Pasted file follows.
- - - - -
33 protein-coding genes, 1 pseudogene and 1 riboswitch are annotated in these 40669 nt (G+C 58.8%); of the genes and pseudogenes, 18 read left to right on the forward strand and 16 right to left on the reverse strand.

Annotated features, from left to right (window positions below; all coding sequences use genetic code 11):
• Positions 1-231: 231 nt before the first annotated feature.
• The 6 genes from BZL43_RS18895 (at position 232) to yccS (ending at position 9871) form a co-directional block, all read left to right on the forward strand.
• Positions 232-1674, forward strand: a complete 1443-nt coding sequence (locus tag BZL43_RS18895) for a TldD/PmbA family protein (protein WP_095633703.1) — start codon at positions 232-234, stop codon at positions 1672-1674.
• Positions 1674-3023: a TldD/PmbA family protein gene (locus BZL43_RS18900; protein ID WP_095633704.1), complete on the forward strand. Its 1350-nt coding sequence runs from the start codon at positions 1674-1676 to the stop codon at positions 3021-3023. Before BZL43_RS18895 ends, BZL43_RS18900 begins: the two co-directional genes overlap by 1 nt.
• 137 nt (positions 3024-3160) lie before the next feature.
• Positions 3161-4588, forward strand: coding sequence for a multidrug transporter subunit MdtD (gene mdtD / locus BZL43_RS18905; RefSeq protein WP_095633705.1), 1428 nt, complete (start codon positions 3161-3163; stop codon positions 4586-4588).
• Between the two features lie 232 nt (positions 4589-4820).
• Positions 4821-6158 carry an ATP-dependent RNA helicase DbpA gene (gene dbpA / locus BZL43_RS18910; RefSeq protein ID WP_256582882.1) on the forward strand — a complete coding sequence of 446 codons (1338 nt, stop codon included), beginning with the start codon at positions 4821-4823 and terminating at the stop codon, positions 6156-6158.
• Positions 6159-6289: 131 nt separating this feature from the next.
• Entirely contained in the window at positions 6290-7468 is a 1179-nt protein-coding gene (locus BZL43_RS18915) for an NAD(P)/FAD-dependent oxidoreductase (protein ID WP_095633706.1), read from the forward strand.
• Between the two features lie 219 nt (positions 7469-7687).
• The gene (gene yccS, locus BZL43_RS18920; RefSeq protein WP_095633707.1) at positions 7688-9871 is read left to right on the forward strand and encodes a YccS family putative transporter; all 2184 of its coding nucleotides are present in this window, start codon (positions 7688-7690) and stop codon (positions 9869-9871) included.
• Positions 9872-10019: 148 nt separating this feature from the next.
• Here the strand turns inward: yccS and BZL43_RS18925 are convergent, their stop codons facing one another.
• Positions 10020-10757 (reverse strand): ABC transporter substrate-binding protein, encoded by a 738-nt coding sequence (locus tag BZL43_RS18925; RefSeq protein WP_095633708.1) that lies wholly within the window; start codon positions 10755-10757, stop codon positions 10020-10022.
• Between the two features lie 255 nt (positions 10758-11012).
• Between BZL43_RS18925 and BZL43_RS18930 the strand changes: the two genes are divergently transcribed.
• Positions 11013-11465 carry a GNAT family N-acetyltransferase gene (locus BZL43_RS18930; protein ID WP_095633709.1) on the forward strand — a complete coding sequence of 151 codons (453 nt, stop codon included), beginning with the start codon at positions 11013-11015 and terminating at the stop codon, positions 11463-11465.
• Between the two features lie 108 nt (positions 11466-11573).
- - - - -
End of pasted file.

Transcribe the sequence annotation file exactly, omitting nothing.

33 protein-coding genes, 1 pseudogene and 1 riboswitch are annotated in these 40669 nt (G+C 58.8%); of the genes and pseudogenes, 18 read left to right on the forward strand and 16 right to left on the reverse strand.

Annotated features, from left to right (window positions below; all coding sequences use genetic code 11):
• Positions 1-231: 231 nt before the first annotated feature.
• The 6 genes from BZL43_RS18895 (at position 232) to yccS (ending at position 9871) form a co-directional block, all read left to right on the forward strand.
• Positions 232-1674, forward strand: a complete 1443-nt coding sequence (locus tag BZL43_RS18895) for a TldD/PmbA family protein (protein WP_095633703.1) — start codon at positions 232-234, stop codon at positions 1672-1674.
• Positions 1674-3023: a TldD/PmbA family protein gene (locus BZL43_RS18900; protein ID WP_095633704.1), complete on the forward strand. Its 1350-nt coding sequence runs from the start codon at positions 1674-1676 to the stop codon at positions 3021-3023. Before BZL43_RS18895 ends, BZL43_RS18900 begins: the two co-directional genes overlap by 1 nt.
• 137 nt (positions 3024-3160) lie before the next feature.
• Positions 3161-4588, forward strand: coding sequence for a multidrug transporter subunit MdtD (gene mdtD / locus BZL43_RS18905; RefSeq protein WP_095633705.1), 1428 nt, complete (start codon positions 3161-3163; stop codon positions 4586-4588).
• Between the two features lie 232 nt (positions 4589-4820).
• Positions 4821-6158 carry an ATP-dependent RNA helicase DbpA gene (gene dbpA / locus BZL43_RS18910; RefSeq protein ID WP_256582882.1) on the forward strand — a complete coding sequence of 446 codons (1338 nt, stop codon included), beginning with the start codon at positions 4821-4823 and terminating at the stop codon, positions 6156-6158.
• Positions 6159-6289: 131 nt separating this feature from the next.
• Entirely contained in the window at positions 6290-7468 is a 1179-nt protein-coding gene (locus BZL43_RS18915) for an NAD(P)/FAD-dependent oxidoreductase (protein ID WP_095633706.1), read from the forward strand.
• Between the two features lie 219 nt (positions 7469-7687).
• The gene (gene yccS, locus BZL43_RS18920; RefSeq protein WP_095633707.1) at positions 7688-9871 is read left to right on the forward strand and encodes a YccS family putative transporter; all 2184 of its coding nucleotides are present in this window, start codon (positions 7688-7690) and stop codon (positions 9869-9871) included.
• Positions 9872-10019: 148 nt separating this feature from the next.
• Here the strand turns inward: yccS and BZL43_RS18925 are convergent, their stop codons facing one another.
• Positions 10020-10757 (reverse strand): ABC transporter substrate-binding protein, encoded by a 738-nt coding sequence (locus tag BZL43_RS18925; RefSeq protein WP_095633708.1) that lies wholly within the window; start codon positions 10755-10757, stop codon positions 10020-10022.
• Between the two features lie 255 nt (positions 10758-11012).
• Between BZL43_RS18925 and BZL43_RS18930 the strand changes: the two genes are divergently transcribed.
• Positions 11013-11465 carry a GNAT family N-acetyltransferase gene (locus BZL43_RS18930; protein ID WP_095633709.1) on the forward strand — a complete coding sequence of 151 codons (453 nt, stop codon included), beginning with the start codon at positions 11013-11015 and terminating at the stop codon, positions 11463-11465.
• Between the two features lie 108 nt (positions 11466-11573).